Monday, July 30, 2007

Ingmar Bergman, Dead at 89

From the AP:

STOCKHOLM, Sweden - Swedish director Ingmar Bergman, an iconoclastic filmmaker widely regarded as one of the great masters of modern cinema, died Monday, the president of his foundation said. He was 89.

"It's an unbelievable loss for Sweden, but even more so internationally," Astrid Soderbergh Widding, president of The Ingmar Bergman Foundation, which administers the directors' archives, told The Associated Press.

...Through more than 50 films, Bergman's vision encompassed all the extremes of his beloved Sweden: the claustrophobic gloom of unending winter nights, the gentle merriment of glowing summer evenings and the bleak magnificence of the island where he spent his last years.

Bergman, who approached difficult subjects such as plague and madness with inventive technique and carefully honed writing, became one of the towering figures of serious filmmaking.

He was "probably the greatest film artist, all things considered, since the invention of the motion picture camera," Woody Allen said in a 70th birthday tribute in 1988...

As with any cinema artist, the best way to remember Bergman is to watch his films. If you get the chance, check out two of my personal favorites: The Virgin Spring (1958) - which was unofficially re-made as Wes Craven's The Last House on the Left (1972), and Persona (1966).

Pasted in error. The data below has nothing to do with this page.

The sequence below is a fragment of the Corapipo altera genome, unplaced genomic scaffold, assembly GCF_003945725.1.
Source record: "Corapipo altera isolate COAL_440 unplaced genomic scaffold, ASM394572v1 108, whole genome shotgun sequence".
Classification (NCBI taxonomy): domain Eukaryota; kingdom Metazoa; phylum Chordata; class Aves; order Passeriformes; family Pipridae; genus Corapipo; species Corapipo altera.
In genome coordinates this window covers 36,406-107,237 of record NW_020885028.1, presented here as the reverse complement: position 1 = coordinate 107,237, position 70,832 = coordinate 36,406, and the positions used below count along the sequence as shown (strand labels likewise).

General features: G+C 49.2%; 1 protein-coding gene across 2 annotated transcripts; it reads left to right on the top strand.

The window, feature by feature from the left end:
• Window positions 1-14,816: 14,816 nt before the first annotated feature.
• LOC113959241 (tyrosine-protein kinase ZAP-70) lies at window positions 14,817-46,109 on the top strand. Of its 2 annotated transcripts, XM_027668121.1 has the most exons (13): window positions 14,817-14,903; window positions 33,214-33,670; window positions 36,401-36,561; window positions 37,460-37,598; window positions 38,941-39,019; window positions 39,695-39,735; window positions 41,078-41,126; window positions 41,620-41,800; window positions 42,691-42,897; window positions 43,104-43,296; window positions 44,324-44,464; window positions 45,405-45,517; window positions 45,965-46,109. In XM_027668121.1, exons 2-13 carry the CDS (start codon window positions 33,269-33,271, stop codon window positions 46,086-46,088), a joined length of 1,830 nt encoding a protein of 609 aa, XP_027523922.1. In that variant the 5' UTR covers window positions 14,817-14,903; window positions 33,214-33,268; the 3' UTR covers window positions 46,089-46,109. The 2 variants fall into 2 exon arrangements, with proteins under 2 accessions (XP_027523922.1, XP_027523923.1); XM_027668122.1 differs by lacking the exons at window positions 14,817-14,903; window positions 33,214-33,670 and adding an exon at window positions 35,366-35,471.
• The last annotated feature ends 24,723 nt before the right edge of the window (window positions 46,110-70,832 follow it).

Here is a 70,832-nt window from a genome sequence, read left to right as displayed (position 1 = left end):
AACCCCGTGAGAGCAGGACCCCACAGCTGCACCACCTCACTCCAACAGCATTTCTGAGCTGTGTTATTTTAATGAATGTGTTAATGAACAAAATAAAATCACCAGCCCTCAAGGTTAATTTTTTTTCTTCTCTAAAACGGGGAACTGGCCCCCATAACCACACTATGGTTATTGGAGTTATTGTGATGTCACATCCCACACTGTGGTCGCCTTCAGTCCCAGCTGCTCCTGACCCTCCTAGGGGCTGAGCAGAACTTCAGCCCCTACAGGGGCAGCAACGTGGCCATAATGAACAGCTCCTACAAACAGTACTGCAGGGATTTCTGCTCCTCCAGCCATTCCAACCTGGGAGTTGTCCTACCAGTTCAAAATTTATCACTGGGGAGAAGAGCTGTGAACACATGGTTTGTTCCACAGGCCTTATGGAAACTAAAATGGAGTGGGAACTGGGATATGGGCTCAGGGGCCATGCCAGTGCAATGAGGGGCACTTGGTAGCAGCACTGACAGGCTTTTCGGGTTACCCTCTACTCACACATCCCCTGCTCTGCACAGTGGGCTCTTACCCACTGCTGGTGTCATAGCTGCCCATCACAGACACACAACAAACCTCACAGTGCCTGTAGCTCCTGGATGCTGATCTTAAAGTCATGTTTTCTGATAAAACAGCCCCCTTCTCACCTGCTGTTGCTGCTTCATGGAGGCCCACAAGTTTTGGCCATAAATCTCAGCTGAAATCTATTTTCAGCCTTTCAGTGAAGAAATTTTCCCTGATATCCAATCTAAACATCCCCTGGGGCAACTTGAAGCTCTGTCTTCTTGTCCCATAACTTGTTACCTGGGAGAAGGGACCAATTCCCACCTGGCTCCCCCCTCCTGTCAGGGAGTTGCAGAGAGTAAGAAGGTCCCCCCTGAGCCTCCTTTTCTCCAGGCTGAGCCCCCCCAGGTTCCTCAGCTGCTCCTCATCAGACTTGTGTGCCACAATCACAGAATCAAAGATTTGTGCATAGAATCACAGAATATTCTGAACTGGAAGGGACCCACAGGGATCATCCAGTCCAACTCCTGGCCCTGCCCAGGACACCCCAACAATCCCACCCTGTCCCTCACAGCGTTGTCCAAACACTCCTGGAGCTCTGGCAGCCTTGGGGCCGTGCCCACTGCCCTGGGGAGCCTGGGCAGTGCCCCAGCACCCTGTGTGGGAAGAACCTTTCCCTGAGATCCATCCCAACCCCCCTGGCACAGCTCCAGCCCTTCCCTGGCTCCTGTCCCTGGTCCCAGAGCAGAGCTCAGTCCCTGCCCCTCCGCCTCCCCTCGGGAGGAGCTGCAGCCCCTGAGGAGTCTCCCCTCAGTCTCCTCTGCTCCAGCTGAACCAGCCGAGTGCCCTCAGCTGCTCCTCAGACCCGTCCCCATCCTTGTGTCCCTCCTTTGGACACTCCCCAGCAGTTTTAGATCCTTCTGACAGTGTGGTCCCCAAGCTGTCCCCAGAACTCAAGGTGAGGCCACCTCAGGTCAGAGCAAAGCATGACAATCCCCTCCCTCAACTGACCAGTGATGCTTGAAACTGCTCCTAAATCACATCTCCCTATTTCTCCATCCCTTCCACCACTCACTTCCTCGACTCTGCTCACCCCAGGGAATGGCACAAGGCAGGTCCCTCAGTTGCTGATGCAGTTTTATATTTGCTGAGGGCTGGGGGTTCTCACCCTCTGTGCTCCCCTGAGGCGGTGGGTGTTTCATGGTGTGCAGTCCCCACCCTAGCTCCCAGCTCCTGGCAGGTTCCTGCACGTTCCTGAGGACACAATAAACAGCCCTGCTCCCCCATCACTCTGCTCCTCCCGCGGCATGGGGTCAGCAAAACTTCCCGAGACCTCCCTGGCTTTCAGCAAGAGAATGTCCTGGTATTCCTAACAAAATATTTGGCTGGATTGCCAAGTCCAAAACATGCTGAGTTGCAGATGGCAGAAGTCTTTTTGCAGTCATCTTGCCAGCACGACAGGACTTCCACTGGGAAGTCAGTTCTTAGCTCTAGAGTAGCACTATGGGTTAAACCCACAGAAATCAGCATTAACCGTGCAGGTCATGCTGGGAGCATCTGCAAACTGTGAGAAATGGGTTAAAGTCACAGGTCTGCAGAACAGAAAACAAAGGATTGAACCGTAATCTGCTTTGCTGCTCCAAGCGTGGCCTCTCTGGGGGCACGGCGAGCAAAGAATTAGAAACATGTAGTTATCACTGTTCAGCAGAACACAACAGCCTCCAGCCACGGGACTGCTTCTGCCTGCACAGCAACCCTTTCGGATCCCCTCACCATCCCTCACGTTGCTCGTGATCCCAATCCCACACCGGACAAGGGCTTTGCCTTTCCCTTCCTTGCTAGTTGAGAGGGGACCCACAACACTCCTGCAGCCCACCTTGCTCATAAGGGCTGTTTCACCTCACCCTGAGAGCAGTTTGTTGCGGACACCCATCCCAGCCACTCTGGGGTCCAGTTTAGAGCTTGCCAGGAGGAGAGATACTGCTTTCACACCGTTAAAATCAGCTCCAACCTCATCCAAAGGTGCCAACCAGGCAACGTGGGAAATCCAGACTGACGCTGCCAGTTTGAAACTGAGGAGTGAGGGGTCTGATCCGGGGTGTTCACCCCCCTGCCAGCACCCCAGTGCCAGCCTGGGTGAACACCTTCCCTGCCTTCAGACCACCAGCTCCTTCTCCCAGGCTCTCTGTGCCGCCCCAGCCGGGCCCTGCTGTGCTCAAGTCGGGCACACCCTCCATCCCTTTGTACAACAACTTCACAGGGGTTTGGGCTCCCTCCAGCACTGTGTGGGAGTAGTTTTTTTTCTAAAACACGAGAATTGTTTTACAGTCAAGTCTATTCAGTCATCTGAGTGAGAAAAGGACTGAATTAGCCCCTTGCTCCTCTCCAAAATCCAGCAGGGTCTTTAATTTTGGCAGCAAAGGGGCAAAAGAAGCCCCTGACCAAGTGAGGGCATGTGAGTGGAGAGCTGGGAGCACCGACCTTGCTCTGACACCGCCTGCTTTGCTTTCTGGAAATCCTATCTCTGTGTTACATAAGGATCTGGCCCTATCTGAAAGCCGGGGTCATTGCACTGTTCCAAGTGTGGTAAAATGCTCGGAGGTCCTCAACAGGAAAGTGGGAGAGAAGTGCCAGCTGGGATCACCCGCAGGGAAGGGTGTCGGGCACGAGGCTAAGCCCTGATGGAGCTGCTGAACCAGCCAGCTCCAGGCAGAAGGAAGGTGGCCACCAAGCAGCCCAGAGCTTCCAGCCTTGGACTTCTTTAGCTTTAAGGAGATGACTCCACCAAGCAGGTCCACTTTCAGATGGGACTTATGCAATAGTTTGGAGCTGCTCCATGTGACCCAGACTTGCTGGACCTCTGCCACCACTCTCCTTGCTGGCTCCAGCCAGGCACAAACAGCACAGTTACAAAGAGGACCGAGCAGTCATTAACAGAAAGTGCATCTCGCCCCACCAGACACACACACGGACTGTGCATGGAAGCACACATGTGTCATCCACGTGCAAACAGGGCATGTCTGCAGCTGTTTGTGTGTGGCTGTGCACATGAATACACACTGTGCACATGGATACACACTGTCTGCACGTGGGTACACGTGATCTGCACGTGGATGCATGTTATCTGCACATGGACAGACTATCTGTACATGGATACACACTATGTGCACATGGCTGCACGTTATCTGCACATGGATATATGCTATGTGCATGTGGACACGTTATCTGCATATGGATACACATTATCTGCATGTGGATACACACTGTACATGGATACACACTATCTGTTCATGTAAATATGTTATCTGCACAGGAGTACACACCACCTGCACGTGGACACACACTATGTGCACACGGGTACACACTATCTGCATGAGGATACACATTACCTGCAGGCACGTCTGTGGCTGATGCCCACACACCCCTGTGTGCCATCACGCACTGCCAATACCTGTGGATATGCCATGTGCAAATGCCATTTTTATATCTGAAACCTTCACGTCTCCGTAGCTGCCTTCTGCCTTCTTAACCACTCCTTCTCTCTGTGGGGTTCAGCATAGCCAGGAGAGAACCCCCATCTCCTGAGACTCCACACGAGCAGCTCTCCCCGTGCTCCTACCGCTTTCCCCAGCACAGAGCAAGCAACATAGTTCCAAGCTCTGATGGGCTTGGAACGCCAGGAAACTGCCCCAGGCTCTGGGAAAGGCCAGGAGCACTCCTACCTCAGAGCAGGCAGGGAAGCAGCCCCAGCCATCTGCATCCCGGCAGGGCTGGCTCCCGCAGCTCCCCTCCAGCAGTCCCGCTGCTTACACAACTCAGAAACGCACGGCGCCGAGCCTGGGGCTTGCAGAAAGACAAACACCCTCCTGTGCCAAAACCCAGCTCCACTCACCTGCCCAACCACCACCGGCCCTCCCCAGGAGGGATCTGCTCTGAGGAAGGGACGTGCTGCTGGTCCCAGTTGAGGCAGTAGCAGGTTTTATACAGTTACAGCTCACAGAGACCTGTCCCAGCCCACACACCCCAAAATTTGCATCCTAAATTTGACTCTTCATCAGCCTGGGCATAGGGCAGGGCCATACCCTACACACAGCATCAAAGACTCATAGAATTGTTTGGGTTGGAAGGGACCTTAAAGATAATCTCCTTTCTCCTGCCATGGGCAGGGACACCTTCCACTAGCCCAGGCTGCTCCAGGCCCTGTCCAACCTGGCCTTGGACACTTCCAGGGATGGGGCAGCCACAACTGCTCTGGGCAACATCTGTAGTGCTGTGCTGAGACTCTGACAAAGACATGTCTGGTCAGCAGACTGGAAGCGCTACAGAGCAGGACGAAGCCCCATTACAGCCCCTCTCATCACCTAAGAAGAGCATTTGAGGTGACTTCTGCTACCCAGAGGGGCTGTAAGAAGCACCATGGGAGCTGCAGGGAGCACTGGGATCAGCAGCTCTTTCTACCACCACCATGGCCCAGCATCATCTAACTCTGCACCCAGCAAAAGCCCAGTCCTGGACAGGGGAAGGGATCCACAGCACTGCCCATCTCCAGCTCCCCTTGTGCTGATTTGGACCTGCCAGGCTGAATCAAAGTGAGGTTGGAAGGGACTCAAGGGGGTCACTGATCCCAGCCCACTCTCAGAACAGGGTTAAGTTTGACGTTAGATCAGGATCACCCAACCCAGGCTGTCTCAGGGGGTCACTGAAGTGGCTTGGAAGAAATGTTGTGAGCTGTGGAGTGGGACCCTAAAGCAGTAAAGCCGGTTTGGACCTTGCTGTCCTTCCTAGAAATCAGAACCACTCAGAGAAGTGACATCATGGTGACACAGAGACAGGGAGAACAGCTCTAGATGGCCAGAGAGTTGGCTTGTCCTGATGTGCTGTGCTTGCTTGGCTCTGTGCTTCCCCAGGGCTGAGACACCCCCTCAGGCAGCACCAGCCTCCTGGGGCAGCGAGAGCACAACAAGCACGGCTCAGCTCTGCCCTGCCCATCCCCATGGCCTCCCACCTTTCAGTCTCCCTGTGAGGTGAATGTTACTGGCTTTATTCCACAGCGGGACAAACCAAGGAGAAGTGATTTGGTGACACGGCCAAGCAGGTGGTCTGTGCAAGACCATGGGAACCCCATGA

3 comments:

  1. i am officially pissed today.

    i'm glad you mentioned persona.

    that's my favorite.

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  2. Sad day for cinephiles. My personal favorite is CRIES AND WHISPERS, though THE SEVENTH SEAL and PERSONA come close. Be sure to see SARABAND, which is one of the "best" films ever made by an old man. It is a bittersweat film of old age.

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  3. speaking of great films made by old men, in his 70s bunuel made "the discreet charm of the bourgeousie", "the phantom of liberty", and "that obscure object of desire"

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